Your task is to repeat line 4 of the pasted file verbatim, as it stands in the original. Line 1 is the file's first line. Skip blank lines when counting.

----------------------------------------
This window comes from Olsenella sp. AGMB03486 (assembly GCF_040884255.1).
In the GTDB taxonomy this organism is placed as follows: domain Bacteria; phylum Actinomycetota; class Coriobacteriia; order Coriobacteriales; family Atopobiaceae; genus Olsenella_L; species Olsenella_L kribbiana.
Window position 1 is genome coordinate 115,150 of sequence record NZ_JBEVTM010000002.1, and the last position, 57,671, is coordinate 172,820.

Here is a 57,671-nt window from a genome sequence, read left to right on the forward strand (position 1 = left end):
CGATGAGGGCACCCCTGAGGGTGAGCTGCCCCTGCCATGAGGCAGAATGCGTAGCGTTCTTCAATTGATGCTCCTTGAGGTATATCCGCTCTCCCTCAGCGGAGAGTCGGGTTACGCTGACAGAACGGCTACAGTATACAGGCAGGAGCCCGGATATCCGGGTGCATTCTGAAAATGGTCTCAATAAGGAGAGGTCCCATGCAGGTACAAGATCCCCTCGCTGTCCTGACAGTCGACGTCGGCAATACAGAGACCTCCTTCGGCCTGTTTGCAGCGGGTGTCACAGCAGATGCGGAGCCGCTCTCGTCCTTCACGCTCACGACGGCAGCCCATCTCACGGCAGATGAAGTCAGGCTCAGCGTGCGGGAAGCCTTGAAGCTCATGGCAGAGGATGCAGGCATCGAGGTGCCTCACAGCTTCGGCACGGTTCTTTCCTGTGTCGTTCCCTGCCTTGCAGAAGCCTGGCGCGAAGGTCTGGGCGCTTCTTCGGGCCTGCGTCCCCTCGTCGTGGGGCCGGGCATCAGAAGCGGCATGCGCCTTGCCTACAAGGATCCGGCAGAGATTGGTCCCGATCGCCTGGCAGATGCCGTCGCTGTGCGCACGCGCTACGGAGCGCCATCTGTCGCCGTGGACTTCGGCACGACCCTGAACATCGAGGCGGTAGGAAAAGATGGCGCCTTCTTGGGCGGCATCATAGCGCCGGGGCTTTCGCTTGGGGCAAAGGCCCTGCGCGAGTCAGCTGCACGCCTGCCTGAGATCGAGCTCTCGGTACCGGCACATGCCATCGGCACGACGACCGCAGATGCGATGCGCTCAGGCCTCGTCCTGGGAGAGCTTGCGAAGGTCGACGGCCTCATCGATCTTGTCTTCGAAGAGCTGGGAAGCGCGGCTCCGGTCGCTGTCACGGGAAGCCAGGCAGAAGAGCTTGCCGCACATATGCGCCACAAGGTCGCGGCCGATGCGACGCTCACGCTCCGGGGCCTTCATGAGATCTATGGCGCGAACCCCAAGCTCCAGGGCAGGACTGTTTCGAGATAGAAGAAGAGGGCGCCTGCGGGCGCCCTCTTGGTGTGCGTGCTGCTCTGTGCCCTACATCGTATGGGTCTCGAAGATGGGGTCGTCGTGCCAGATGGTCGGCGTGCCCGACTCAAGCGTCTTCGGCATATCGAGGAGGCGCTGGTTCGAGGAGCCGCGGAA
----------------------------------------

Here is a 57,671-nt window from a genome sequence, read left to right on the forward strand (position 1 = left end):